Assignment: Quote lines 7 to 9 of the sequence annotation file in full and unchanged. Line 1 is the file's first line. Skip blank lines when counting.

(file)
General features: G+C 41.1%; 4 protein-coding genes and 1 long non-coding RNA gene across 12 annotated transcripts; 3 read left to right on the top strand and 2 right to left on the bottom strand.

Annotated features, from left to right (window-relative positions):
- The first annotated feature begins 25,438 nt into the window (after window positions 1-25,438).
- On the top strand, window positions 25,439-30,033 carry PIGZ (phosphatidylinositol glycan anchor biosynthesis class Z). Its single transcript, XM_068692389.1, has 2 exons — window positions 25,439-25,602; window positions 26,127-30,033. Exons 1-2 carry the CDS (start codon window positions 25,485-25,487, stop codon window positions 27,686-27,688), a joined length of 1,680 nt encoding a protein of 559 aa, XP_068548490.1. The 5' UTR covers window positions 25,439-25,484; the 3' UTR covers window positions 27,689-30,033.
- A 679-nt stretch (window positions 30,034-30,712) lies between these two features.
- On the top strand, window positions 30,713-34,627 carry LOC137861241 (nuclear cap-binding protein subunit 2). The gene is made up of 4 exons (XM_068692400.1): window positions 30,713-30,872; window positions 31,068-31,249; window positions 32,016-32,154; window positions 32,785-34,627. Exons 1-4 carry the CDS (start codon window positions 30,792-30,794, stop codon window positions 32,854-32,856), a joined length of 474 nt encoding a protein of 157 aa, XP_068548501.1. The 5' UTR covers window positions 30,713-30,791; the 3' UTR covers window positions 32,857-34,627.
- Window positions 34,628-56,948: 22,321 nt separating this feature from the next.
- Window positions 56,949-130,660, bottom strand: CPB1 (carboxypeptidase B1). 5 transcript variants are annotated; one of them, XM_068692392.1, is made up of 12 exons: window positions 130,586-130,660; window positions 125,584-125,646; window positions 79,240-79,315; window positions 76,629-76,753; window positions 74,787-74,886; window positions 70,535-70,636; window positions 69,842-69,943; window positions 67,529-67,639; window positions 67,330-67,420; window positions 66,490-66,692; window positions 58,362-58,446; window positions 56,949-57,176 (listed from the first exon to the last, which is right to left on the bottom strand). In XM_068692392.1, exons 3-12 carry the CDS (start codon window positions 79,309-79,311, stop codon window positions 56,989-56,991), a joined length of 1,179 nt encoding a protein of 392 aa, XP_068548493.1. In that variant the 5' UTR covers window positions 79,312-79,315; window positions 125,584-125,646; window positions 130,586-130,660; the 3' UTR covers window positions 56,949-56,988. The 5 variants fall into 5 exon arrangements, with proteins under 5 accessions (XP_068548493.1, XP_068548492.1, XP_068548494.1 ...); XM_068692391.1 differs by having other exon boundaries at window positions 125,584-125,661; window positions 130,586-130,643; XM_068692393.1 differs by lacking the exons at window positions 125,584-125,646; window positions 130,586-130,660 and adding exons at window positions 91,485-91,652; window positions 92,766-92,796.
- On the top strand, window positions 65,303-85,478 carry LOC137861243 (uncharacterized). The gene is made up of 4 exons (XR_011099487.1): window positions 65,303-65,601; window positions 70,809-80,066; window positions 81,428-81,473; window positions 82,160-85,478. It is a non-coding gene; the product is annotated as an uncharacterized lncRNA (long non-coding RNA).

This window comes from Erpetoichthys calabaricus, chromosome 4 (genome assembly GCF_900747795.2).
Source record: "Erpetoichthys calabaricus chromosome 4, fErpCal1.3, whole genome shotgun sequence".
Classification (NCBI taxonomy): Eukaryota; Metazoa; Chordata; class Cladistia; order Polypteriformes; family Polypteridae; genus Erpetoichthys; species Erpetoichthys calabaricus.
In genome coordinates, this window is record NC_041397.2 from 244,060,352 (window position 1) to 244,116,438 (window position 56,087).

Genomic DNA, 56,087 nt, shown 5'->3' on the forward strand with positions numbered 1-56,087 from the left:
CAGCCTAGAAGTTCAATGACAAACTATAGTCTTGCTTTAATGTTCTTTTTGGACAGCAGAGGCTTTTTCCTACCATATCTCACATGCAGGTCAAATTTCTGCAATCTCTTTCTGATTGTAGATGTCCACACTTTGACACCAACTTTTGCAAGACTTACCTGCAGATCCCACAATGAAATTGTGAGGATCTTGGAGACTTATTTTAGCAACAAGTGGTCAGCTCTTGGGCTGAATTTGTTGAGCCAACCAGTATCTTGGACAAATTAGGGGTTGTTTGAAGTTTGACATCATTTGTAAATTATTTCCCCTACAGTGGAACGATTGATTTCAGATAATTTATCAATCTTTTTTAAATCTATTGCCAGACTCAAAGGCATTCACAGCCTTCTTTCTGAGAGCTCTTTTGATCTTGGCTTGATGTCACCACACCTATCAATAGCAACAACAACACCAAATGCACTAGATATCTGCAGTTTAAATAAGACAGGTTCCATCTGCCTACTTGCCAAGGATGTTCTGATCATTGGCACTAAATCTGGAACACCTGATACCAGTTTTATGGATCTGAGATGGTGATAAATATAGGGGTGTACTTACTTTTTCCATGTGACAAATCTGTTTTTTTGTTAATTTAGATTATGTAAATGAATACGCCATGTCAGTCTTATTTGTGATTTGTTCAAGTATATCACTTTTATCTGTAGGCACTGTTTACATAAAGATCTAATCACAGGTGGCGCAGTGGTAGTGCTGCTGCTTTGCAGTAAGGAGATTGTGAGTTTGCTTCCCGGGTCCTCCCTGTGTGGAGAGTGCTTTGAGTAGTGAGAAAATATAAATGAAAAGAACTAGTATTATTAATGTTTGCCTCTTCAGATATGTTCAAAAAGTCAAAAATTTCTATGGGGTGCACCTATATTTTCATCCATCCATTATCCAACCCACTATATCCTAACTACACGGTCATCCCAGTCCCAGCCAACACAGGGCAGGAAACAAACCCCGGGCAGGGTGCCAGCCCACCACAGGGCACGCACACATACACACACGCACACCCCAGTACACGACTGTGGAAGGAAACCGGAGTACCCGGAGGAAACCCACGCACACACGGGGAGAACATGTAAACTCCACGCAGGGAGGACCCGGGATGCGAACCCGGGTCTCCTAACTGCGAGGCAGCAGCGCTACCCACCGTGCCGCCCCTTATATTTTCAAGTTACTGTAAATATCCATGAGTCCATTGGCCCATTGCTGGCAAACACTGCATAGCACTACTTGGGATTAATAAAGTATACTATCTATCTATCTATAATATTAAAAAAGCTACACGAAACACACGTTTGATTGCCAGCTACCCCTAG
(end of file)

- Window positions 34,628-56,948: 22,321 nt separating this feature from the next.
- Window positions 56,949-130,660, bottom strand: CPB1 (carboxypeptidase B1). 5 transcript variants are annotated; one of them, XM_068692392.1, is made up of 12 exons: window positions 130,586-130,660; window positions 125,584-125,646; window positions 79,240-79,315; window positions 76,629-76,753; window positions 74,787-74,886; window positions 70,535-70,636; window positions 69,842-69,943; window positions 67,529-67,639; window positions 67,330-67,420; window positions 66,490-66,692; window positions 58,362-58,446; window positions 56,949-57,176 (listed from the first exon to the last, which is right to left on the bottom strand). In XM_068692392.1, exons 3-12 carry the CDS (start codon window positions 79,309-79,311, stop codon window positions 56,989-56,991), a joined length of 1,179 nt encoding a protein of 392 aa, XP_068548493.1. In that variant the 5' UTR covers window positions 79,312-79,315; window positions 125,584-125,646; window positions 130,586-130,660; the 3' UTR covers window positions 56,949-56,988. The 5 variants fall into 5 exon arrangements, with proteins under 5 accessions (XP_068548493.1, XP_068548492.1, XP_068548494.1 ...); XM_068692391.1 differs by having other exon boundaries at window positions 125,584-125,661; window positions 130,586-130,643; XM_068692393.1 differs by lacking the exons at window positions 125,584-125,646; window positions 130,586-130,660 and adding exons at window positions 91,485-91,652; window positions 92,766-92,796.
- On the top strand, window positions 65,303-85,478 carry LOC137861243 (uncharacterized). The gene is made up of 4 exons (XR_011099487.1): window positions 65,303-65,601; window positions 70,809-80,066; window positions 81,428-81,473; window positions 82,160-85,478. It is a non-coding gene; the product is annotated as an uncharacterized lncRNA (long non-coding RNA).